Joan D. May 2, 2016
Obviously this is not healthy unless you use organic tofu.
Ignacio O. May 3, 2016
Cheryl J. May 1, 2016
These made delicious waffles! Thanks for the inspiration! I order the organic silken tofu by Mori Nu by the 12-pack and always have it on hand. Instead of coconut oil, I used ground flax seed and sprouted grain pancake and waffle mix (we have followed the Forks over Knives program for over 6 years, and one of the important tenets is no added oils). Yummy!
Melbeto May 1, 2016
I made these this morning on a regular waffle iron. My computer was so far away from my work space that I put in 1/2 tsp baking powder by mistake. When they were a little flat I realized I must have done something wrong. Plus, they were a bit pale. I added 1/2 tsp more baking powder and a tsp honey plus 1 tsp yoghurt and presto...nicely browned, crispy, and fluffy. We aren't that much for coconut oil so next time I think I will try a less flavorful one. But the lemon and tofu made a really nice waffle. Thank you! Always looking for more protein for the vegetarians in the family! I will make these again.
suziqcu October 20, 2019
I have found refined coconut oil does not taste "Coconutty" vs raw coconut oil.
Cheryl J. May 1, 2016
Try this link for some better information:
Janis D. May 1, 2016
Thank you! Also
suziqcu October 20, 2019 appears to have much scientific evidence based facts and I've been relying on it as a new vegan.
Suzy's M. May 1, 2016
A question: Belgium waffle maker or the thin kind? Or will it work for either?
Coco E. May 1, 2016
Just checking, because it is confusing to me too. Isn't almost all soy now genetically modified? And it seems it can be dangerous to consume, for women especially?(I hate when modern life wrecks beautiful childhood memories....)
priya May 1, 2016
if you buy organic tofu, it wont be
Carol April 29, 2016
What a great idea! I blended 12 oz of tofu with milk and a bit of water, then added it to my regular whole wheat waffle mix. Everyone liked it, including my picky four year old. I love the idea of adding protein to things he likes already!
Alexandra S. April 27, 2016
Very much looking forward to making these for my son, who loves waffles (your other Genius waffle recipe is the only recipe we make) and who is a peanut and needs every calorie he can get. These look so easy, too!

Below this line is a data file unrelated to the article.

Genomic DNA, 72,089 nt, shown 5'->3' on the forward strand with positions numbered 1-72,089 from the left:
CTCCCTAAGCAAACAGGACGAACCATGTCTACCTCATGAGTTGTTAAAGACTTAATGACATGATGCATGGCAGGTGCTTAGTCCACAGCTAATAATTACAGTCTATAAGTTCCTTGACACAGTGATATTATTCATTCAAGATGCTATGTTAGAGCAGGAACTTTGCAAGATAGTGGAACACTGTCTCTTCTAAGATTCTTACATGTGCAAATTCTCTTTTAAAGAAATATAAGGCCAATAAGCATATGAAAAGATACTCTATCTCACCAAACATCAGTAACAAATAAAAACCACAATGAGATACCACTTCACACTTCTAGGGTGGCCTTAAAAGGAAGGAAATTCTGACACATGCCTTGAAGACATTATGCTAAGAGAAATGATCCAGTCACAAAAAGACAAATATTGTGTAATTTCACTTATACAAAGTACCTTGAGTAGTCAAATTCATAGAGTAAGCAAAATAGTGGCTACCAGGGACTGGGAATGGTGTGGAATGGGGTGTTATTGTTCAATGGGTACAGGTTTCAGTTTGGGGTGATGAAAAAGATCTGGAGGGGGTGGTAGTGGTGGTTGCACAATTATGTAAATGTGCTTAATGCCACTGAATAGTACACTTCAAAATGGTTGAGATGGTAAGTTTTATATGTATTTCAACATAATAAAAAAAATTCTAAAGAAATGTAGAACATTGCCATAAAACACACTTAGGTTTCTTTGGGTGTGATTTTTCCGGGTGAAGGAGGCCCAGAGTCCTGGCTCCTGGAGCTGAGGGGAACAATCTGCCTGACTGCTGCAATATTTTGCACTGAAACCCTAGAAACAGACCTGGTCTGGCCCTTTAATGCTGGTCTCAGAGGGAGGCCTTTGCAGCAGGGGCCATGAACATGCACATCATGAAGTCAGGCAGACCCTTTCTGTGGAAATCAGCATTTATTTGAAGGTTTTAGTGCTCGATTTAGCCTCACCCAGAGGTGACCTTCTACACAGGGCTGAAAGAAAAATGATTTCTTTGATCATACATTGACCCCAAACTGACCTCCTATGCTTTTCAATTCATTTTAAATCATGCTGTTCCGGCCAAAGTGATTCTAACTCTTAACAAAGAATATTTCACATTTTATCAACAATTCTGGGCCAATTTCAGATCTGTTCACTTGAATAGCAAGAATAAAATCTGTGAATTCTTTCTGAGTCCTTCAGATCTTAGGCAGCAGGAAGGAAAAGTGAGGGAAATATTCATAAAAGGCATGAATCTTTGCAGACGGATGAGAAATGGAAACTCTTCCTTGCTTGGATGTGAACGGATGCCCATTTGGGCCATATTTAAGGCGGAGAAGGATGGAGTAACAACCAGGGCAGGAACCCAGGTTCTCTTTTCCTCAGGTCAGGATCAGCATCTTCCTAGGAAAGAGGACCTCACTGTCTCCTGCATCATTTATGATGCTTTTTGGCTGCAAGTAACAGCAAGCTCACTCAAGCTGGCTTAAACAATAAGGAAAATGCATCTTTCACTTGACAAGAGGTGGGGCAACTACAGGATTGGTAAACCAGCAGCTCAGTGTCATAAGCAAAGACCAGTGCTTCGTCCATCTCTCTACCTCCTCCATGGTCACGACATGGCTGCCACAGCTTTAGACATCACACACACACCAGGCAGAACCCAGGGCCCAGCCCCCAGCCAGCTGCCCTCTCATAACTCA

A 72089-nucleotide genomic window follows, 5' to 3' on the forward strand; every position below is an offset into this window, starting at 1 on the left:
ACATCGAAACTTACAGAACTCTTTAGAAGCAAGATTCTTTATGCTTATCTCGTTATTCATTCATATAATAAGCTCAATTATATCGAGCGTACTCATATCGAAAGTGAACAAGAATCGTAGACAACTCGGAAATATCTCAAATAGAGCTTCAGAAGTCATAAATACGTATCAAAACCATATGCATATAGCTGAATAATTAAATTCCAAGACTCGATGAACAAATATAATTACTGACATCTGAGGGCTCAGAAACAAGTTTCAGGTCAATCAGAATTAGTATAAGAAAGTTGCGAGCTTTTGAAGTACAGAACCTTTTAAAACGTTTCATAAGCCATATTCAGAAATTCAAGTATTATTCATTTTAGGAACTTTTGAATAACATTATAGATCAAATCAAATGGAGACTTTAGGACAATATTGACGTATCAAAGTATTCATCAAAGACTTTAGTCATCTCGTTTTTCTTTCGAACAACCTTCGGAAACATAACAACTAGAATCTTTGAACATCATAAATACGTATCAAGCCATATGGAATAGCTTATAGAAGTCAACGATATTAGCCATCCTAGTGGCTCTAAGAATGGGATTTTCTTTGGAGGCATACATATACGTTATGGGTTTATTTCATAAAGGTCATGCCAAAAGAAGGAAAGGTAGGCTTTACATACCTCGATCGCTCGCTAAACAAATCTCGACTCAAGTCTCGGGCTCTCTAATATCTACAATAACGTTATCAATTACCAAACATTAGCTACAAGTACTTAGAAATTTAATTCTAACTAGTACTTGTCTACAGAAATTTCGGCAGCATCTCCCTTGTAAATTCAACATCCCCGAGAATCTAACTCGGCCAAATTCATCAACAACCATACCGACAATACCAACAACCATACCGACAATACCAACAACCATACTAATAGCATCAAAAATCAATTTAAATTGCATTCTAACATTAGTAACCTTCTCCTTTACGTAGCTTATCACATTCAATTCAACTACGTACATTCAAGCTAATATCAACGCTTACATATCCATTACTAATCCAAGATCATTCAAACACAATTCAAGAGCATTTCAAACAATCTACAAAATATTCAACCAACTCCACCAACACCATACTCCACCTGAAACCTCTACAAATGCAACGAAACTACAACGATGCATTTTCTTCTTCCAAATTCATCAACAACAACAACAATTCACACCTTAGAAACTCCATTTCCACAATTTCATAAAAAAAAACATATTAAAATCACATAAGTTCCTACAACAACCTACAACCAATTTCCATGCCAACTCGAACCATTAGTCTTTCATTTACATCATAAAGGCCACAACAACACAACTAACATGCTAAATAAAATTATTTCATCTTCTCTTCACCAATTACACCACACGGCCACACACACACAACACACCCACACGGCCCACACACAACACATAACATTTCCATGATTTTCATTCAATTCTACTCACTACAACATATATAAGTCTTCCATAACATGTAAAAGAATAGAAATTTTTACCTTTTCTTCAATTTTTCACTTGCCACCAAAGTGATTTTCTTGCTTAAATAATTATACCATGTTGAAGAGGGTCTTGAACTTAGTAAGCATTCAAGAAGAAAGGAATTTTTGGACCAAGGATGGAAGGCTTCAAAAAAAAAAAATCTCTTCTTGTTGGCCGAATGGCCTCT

Jay April 27, 2016
That's a pretty lofty claim, Elisa. Got any peer-reviewed research to back it up?
Elisa L. April 30, 2016
Sure do, try this:
A real eye opener.
Janis D. May 1, 2016
ANd here is a more balanced sci making money off it:
Janis D. May 1, 2016
I hate my computer...And here is a more balanced scientific article from a source NOT making money off of it... .
Hannah May 1, 2016
So in short, you don't.
Andrea May 1, 2016
why do we as a society keep perpetuating these pointless and disproven myths
Elisa L. April 27, 2016
Soy is not a healthier add. Soy should not be consumed unless it has been fermented....period.
Andreas D. May 1, 2016
Thank you. Any recipe that tries and position soy as a healthy ingredient should be viewed with a healthy dose of suspicion.
priya May 1, 2016
you can also find sprouted tofu
Cate A. September 5, 2016
Guess it's a good thing tofu = fermented soy then huh?
Matt January 28, 2017
There's no solid data to suggest this claim is true. You should go to your public library and peruse through some peer reviewed literature of soy and phytoestrogens' effect on humans. Spoiler: there isn't a significant connection.
Andreea April 27, 2016
I'm a little bit suspicious of the claim that these don't taste of tofu at all given that they otherwise don't seem to have much flavour in them but will try them out over the weekend with a generous teaspoon of vanilla paste, we're always on the look out for a great vegan waffle recipe.